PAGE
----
Being Black.


This yearly celebration of Black History Month, all started when one man named Dr. Carter G. Woodson wanted to make  a difference.  He wanted people to become aware of the discrimination, racism, and prejudice that surrounds the African American community.

I am a 28 year old black woman.  I am proud to be, and I want my kids to be as well.

You see, I wasn’t always this way. I spent more than half of my life, thinking completely different, because I wanted to be stubborn, ignorant, and believe that all black people would resemble the one person I disliked the most in my life… my Dad.

Growing up in a white family (my mom married my step-Dad when I was six years old), I didn’t know that I was different.  My mom never made it a point to discriminate others, or judged anyone else based on the color of their skin.  She raised to me to treat everyone equal.  I proudly said yes to anyone who asked when they looked at me (half black/white), and then looked at my mom and said the words “is that your mom”?

Growing up in school, they make it a point to put it in the textbooks about slavery, Rosa Parks, and Martin Luther King Jr., but we didn’t go much beyond that.  We didn’t dive much into the topics, it’s almost as if we just barely touched the surface.

I remember a very distinct conversation I had with my mom when I was younger when I was taking a test and they had filled in my race/ethnicity as Black. I came home furious and asked my mom why they wouldn’t put White since I was, and that was the moment that I will never forget.  She said to me “Sweetie, your father is black and therefore your ethnic background/race will always be Black”.  It stung hard.  It hurt.

It wasn’t until I met Shane and his family, that I started learning what it was like for them to grow up in a predominant white community, and experience racism first hand.  I never had to experience the daily trials and tribulations that they lived through.  My heart hurt for them to hear how people would use the word “nigger” when talking to them/about them, or the many examples that they gave me of people disrespecting them.  Shane’s Grandma (may she Rest In Peace), taught me so much during my 3 hour interview with her about growing up in our small town, going to different schools and how she had to use a different public restroom than the white people in town.  Our community has changed so much for the better, but there is still such a long way to go.

I will always be honored to celebrate the African American community, to celebrate the #Blacklivesmatter movement and to fight for equality in our nation and fight for the eradication of racism in our county.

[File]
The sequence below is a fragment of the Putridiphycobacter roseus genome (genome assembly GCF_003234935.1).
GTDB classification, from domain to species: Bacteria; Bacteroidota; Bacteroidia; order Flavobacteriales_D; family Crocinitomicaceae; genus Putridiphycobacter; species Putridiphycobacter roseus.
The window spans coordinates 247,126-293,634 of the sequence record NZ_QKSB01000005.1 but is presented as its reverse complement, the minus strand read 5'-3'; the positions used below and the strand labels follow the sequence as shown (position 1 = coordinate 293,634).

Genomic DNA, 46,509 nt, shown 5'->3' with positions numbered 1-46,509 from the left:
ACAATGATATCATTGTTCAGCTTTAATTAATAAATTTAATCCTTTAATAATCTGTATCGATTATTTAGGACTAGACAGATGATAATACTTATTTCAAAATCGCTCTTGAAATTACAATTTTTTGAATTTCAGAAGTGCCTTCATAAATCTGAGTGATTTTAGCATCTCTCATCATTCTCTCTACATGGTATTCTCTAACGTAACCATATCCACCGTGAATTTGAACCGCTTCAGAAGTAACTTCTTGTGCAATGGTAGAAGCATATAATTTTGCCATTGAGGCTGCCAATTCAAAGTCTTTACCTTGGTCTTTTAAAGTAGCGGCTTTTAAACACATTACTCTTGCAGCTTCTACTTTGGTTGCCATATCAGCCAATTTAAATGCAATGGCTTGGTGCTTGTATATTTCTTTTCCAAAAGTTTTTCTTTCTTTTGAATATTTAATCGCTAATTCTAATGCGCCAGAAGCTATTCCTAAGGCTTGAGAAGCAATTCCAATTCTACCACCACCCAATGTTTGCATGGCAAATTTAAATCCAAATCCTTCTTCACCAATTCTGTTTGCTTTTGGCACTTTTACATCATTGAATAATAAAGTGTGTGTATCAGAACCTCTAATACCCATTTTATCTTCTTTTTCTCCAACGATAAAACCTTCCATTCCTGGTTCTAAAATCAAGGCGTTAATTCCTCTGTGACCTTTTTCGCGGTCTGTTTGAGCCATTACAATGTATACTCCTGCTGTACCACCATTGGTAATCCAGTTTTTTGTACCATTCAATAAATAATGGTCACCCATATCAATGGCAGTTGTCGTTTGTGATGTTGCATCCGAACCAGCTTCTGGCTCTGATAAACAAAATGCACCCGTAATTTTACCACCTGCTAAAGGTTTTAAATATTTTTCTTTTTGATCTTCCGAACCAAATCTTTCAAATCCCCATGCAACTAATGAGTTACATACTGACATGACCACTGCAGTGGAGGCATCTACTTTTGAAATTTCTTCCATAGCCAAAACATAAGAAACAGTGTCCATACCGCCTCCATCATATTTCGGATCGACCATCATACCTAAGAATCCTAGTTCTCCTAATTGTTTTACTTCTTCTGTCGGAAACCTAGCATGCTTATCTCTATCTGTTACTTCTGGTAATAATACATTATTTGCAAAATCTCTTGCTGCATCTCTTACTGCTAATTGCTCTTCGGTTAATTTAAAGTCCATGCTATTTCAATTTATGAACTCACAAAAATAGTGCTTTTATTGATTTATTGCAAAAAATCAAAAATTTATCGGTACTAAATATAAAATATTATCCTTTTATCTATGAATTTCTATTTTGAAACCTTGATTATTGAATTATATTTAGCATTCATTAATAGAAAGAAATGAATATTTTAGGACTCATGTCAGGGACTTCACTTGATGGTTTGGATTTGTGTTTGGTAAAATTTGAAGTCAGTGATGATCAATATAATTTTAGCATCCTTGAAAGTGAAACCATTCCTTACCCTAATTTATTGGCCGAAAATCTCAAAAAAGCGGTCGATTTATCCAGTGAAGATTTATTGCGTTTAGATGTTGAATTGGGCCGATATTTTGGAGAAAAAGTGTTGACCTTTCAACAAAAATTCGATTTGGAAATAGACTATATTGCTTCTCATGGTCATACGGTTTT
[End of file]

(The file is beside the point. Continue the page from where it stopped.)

©2017 Sheridan Johnson @Journey with the Johnsons. All Rights Reserved.


Readjusting Expectations

This is section three of the 30 days towards connected parenting.

In this section Sara speaks about having too high of expectations for our little kids. How we expect obedience, we take away their choices, we minimize feelings, and expect perfection.

This is so true in so many ways, and when we stop to think about it, we do it every single day without ever noticing it.  I am definitely one to say that I have high expectations for my daughter.  I want her to always strive to be the best she can be, in any given situation.  I used to hate taking her out to eat, because she would never sit down in the high chair that they provided, or in a regular chair.  She would have to stand up and taste a little bit of everyone’s food at the table.. the whole meal.  I knew this topic would hit me hard, and here is the questions that were asked at the end of the prompt.

What expectations do you have of your children? Are there any that you’re still holding onto that might be negatively affecting your relationship? What are you working on letting go of to allow a deeper connection?

  1. I would say that my expectations that I have for Brielle is to be honest, to have manners and not just demand/take something she wants, to respect others and herself,and to know that in any circumstance is it EVER ok for her to hit, kick, bite, scratch, or intentionally hurt someone else (that will result in an automatic time-out).
  2. I definitely think the one major expectation for her that I just need to let go of, is perfection. I want her to really do great in life (as I am sure that many parents want the same for their own children), but I do tend to get upset when she messes up something that I know she knows and understands, or I tend to want to fix the 1 out of 5 shapes that she did not trace completely correct.
  3. I now understand that my behavior for her to be perfect, is because of my own insecurities and upbringing.  I never was the best at any sport, or mastered anything in school (I was good but not great at math), people didn’t idolize anything about me, and I see myself wanting that for Brielle.  I want people to look at her and go “wow, she’s so smart at …., or I wish I could teach my child to kick the ball like she does” etc., etc. I just want her to know that if anything ever happens to me, that I was the best possible mom I could be and that she learned as much as she could during the time she spent with me.  I am going to work on letting go of my high expectations and being proud of who she is, as her own individual.